Many businesses that are new to Internet marketing start with building out their site and then look at the type and volume of content they will deploy. This approach is exactly backwards. Many brand sites that we work with have thousands of pages that are, quite frankly, ineffective because of the way they built their site structure and their content focus. Had they done the keyword research first and determined their content focus and volume, they would have built out their sites very differently and the Internet marketing techniques used to grow their traffic would be much more effective.
The four website marketing techniques listed below will save you time, trouble and effort as you deploy your new website. By following these techniques, you will be able to determine the best keyword phrases to focus on, the type and focus of your content, the structure of your site as well as the phrases you should use for your anchor text in your initial link building efforts.
1. Keyword Analysis
One of the most effective things you can do as a start-up is to determine what keywords you will focus on for your business marketing. Many terms are extremely competitive and it will be very difficult for you to acquire a top 3 search engine listing. Other, long-tail terms will have significant volume in the aggregate but will be less competitive and give you the opportunity to rank and gain traffic.
Some things to think about as you do your keyword research:
Volume is certainly important. You want to target terms that have enough traffic to make writing content around that keyword worthwhile. You’ll find that the most competitive terms have the most volume. You want to rank for these terms but you’ll also want to look past this very competitive set of terms and find others that have a good search volume but a lower competitive index.
You can use Google AdWords to determine the competitive index for a particular keyword phrase. The index is based on a 1-100 ranking. If the keyword phrase is 100, it is the most difficult with a 1 being the easiest.
We build a keyword research document for our clients that looks at these phrases and organizes them to quickly see the opportunities. Using color in the spreadsheet gives you a quick visual of where to focus your efforts. Highlight your column in EXCEL and apply conditional formatting. It will give you a color scale as shown below. You would want to stay away from the terms in the red scale and lean more towards the green. In our example, “what to do in phoenix” offers a good monthly search volume with a low competitive index.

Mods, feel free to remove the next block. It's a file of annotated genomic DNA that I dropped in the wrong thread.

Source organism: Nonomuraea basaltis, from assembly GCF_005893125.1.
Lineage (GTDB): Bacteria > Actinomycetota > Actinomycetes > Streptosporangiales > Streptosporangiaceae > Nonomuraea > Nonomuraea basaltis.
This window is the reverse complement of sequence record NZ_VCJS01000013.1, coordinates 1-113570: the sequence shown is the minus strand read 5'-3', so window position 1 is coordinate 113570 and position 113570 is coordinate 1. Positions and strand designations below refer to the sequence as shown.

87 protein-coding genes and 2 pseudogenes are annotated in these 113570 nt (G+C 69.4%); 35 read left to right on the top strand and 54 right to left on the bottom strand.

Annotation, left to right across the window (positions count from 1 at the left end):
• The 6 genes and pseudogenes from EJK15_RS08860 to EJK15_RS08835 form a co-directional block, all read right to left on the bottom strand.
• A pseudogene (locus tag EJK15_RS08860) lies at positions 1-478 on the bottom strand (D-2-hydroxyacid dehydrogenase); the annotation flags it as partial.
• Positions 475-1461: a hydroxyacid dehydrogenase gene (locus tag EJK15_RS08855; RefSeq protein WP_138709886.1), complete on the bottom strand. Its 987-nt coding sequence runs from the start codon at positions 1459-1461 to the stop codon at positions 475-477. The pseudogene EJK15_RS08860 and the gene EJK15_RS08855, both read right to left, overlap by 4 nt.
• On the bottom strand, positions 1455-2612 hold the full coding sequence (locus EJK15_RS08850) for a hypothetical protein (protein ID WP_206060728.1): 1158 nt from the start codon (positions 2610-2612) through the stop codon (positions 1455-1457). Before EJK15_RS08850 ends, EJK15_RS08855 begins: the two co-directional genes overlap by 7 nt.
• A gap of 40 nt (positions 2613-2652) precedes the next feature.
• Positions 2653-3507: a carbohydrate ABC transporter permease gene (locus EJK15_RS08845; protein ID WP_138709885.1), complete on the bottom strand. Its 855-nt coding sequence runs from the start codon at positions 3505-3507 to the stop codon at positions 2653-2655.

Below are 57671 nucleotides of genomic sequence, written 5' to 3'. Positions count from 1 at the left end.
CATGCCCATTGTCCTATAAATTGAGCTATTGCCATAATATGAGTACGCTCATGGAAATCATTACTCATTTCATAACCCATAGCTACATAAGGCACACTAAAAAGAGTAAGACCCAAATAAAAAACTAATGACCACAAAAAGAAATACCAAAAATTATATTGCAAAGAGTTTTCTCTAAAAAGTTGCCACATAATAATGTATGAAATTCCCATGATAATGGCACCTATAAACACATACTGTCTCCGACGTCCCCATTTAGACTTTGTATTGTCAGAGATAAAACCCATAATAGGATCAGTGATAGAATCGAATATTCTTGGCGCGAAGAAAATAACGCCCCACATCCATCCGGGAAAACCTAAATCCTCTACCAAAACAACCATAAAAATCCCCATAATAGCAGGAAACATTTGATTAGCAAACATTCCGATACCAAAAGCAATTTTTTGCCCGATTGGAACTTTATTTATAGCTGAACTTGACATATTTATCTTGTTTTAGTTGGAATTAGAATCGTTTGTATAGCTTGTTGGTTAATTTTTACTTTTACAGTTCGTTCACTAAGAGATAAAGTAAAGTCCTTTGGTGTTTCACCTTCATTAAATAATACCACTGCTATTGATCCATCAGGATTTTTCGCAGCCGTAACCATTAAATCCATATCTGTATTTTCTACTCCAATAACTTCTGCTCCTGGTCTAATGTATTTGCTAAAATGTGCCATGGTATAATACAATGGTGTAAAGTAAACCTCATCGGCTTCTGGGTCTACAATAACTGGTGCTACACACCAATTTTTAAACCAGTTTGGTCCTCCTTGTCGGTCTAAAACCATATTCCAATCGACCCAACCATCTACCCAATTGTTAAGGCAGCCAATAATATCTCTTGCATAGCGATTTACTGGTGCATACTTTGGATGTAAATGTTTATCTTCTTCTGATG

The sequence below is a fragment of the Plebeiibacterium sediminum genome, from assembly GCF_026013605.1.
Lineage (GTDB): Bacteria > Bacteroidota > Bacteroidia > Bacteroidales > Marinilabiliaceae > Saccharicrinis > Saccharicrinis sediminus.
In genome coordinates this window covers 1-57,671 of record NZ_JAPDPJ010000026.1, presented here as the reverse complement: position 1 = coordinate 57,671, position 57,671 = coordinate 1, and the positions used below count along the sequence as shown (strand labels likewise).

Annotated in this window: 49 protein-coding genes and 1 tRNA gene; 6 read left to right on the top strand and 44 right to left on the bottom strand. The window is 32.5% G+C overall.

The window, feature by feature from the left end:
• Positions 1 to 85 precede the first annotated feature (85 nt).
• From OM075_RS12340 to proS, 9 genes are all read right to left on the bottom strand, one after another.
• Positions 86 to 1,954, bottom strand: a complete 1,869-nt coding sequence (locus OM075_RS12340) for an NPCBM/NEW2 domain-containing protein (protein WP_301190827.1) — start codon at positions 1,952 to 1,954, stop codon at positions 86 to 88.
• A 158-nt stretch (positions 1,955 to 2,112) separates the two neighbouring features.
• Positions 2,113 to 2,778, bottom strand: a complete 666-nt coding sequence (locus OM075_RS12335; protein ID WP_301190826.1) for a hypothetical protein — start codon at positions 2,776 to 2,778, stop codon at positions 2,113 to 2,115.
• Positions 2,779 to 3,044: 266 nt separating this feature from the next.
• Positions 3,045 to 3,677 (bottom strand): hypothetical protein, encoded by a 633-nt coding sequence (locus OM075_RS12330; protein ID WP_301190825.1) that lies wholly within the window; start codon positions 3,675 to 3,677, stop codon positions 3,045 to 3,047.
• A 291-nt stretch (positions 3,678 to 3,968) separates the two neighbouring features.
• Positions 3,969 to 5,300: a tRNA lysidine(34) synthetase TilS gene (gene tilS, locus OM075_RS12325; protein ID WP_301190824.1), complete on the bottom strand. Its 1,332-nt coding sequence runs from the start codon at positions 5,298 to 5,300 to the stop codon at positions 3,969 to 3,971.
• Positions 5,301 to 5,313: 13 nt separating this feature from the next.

Once you’ve determined your initial keywords, it’s a simple matter to brainstorm ideas for content.
2. Developing Your Content
The following technique is one we use at Vertical Measures and it will help you generate lots of content ideas around your keywords. You should end up with a solid content calendar with many long tail terms focused on good traffic volume and lower competition.
You’ll need some time to do this and a way to capture your new list of ideas.
Content Suggestion Tools
Start with http://soovle.com. This site allows you to type in your keyword and see suggestions from some of the main search engines. It will give you ideas for long tail terms and you’ll find some terms you never even thought of. Enter your keyword slowly and look at the suggested terms as you are typing the phrase. Make a note of the suggestions. You’ll start seeing the keywords from your initial research as well as many others.
Another great resource is http://www.ubersuggest.org. This site takes your base term and extracts Google suggestions for it. You can download all the suggestions via a text file.
Armed with your keyword list, you can come up with ideas for content. Before you actually go to the next step, you may want to run all the additional ideas through Google AdWords to determine the competitive nature and traffic potential so you can focus on the terms that will give you the best leverage.
Your Content Should Solve Problems or Answer Questions
The above process is designed for you to come up with ideas to build your content around. Look for things that will answer your client’s questions, solve their problems or engage them on your site. What terms lend themselves to infographics, video, top 10 lists and how-to articles? Content with headlines that solve problems are often the most popular.
- Top 10 Ways To…
- 7 Secrets of…
- How to Fix Your… In 10 Minutes
With this in mind, visit a few other sites like: